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Drug Alcohol Depend. 2003 Apr 1;69(3):273-82.

Association of cocaine withdrawal symptoms with more severe dependence and enhanced subjective response to cocaine.

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Department of Psychiatry, VA Connecticut Healthcare System, School of Medicine, Yale University, 950 Campbell Ave, Bldg 36/116A4, West Haven, CT 06516, USA.


The purpose of this two part study was to better characterize cocaine users based on self-reported cocaine withdrawal symptoms by examining screening data and response to smoked cocaine in the human laboratory. The first study sample included male and female non-treatment seeking cocaine users who were screened as potential subjects for inpatient studies. Of the 555 subjects, 462 (82%) endorsed symptoms consistent with DSM-IV criteria for cocaine withdrawal. Cocaine users who met criteria for cocaine withdrawal, compared with those who did not, reported a significantly higher amount of cocaine use and a history of medical and psychosocial problems. Cocaine users meeting DSM-IV withdrawal criteria, which included endorsement of depression, were also more likely to have a history of depression, to have seriously considered suicide, and to have had chemical dependency treatment even when amount spent on cocaine was covaried. The second study sample, which was a subset of Study I, included those who participated in human cocaine studies following the phone screening. Cocaine users who met criteria for cocaine withdrawal (n=34), compared with those who did not (n=10), had enhanced subjective ratings of 'high' and 'feel the effect of last dose' in response to a single delivery of 0.4 mg/kg of smoked cocaine. These results suggest that history of cocaine withdrawal symptoms may be associated with enhanced cocaine responses and greater severity of cocaine dependence.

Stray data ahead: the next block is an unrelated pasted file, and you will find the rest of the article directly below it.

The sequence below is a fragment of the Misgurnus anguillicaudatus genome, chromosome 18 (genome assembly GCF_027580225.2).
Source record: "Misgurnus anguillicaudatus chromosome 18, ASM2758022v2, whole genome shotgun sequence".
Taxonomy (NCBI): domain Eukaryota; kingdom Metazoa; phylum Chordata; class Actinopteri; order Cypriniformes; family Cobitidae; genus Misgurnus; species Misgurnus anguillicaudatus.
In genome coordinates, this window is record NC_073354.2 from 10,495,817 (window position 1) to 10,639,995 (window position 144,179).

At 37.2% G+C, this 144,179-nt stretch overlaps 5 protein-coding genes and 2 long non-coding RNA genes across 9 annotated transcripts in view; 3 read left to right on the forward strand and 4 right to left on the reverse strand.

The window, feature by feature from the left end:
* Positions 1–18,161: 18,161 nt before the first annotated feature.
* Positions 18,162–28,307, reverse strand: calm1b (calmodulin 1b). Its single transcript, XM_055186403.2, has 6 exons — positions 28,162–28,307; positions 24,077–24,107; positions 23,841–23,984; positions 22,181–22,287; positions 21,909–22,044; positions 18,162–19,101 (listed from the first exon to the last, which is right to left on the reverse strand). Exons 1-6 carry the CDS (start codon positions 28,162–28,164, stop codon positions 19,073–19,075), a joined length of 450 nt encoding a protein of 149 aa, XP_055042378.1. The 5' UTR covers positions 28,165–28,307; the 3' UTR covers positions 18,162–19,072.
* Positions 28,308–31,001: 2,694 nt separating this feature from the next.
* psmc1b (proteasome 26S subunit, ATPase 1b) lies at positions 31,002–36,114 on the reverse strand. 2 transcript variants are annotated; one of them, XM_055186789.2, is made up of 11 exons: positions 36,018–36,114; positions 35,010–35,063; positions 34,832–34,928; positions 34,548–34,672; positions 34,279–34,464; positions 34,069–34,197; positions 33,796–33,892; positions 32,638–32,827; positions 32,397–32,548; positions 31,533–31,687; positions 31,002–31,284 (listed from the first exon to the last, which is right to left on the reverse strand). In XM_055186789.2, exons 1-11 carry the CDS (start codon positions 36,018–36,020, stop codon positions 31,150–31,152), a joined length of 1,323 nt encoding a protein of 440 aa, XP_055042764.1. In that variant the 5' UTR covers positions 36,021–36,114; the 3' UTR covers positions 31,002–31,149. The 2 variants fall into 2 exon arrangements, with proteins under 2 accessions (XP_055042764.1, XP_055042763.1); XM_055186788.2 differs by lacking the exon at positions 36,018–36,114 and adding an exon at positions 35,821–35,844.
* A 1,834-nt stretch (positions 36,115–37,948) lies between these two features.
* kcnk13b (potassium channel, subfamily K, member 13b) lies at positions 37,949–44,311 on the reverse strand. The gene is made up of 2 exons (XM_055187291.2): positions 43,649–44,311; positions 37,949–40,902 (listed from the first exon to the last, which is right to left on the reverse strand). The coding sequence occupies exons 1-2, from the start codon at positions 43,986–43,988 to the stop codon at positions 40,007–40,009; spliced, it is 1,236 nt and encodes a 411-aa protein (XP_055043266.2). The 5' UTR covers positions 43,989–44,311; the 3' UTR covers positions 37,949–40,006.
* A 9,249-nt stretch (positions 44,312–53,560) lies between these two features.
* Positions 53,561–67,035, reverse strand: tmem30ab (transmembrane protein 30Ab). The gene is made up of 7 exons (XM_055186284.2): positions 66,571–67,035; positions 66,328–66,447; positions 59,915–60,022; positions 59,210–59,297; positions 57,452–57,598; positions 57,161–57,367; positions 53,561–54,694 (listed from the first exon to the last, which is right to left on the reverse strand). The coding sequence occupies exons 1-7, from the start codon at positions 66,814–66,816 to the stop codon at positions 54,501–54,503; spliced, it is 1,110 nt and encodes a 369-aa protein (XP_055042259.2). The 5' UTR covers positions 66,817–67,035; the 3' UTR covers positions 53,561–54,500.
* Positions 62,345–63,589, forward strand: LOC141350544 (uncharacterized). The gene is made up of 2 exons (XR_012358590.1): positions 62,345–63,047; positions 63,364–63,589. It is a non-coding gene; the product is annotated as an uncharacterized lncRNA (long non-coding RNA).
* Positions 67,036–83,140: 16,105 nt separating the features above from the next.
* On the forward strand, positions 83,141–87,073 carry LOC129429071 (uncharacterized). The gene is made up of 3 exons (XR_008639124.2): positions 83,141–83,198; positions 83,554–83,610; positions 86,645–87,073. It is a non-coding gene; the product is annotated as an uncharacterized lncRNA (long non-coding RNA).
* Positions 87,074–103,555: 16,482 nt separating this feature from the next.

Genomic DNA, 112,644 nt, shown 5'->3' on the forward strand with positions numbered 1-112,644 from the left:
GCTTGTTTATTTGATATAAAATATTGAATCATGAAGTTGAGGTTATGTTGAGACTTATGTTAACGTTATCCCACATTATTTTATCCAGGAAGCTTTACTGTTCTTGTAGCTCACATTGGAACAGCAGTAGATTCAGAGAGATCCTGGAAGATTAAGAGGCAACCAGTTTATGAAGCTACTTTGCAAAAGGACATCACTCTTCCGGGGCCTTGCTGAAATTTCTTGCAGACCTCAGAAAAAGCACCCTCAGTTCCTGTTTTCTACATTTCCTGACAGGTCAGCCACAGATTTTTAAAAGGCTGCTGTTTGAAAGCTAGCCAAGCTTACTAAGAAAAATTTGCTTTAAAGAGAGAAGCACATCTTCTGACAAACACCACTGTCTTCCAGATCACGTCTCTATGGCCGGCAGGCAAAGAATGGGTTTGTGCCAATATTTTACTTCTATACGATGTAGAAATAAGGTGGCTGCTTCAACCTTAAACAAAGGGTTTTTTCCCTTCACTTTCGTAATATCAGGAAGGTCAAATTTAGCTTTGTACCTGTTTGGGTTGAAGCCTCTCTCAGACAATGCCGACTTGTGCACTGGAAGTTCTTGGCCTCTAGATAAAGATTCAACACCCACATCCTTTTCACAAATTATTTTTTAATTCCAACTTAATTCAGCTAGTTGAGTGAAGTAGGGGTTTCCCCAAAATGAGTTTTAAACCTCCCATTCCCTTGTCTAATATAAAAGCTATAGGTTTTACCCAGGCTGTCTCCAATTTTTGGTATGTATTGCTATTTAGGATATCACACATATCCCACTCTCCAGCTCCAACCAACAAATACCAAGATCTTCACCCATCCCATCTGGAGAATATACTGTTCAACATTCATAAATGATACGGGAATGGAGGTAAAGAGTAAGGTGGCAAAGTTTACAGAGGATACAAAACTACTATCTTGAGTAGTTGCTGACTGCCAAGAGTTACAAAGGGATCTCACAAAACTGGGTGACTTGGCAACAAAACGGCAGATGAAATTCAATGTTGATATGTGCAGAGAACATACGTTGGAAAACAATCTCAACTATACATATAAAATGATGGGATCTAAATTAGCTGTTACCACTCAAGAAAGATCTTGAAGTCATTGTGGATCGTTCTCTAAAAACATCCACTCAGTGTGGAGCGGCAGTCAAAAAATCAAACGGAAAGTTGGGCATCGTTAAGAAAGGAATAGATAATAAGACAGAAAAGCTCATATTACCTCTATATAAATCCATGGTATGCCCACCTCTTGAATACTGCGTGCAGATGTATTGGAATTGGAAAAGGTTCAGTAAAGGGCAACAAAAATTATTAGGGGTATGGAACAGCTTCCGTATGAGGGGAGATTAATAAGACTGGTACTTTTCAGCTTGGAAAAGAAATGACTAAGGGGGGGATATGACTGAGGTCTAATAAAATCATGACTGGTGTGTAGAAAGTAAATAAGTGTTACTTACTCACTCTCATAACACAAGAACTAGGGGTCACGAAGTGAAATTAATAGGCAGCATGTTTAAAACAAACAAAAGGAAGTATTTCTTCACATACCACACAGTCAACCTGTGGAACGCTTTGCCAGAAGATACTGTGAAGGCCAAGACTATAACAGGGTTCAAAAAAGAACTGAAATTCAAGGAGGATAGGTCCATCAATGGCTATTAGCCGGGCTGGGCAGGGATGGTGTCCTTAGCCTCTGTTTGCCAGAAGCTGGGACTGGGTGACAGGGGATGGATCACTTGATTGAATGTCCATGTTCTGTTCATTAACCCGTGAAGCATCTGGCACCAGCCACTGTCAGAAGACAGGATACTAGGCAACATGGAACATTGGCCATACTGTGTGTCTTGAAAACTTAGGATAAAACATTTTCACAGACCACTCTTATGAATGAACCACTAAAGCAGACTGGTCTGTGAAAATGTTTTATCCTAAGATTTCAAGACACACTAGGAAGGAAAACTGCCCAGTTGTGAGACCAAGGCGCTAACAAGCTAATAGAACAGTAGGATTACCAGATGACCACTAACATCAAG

[Indexed for MEDLINE]

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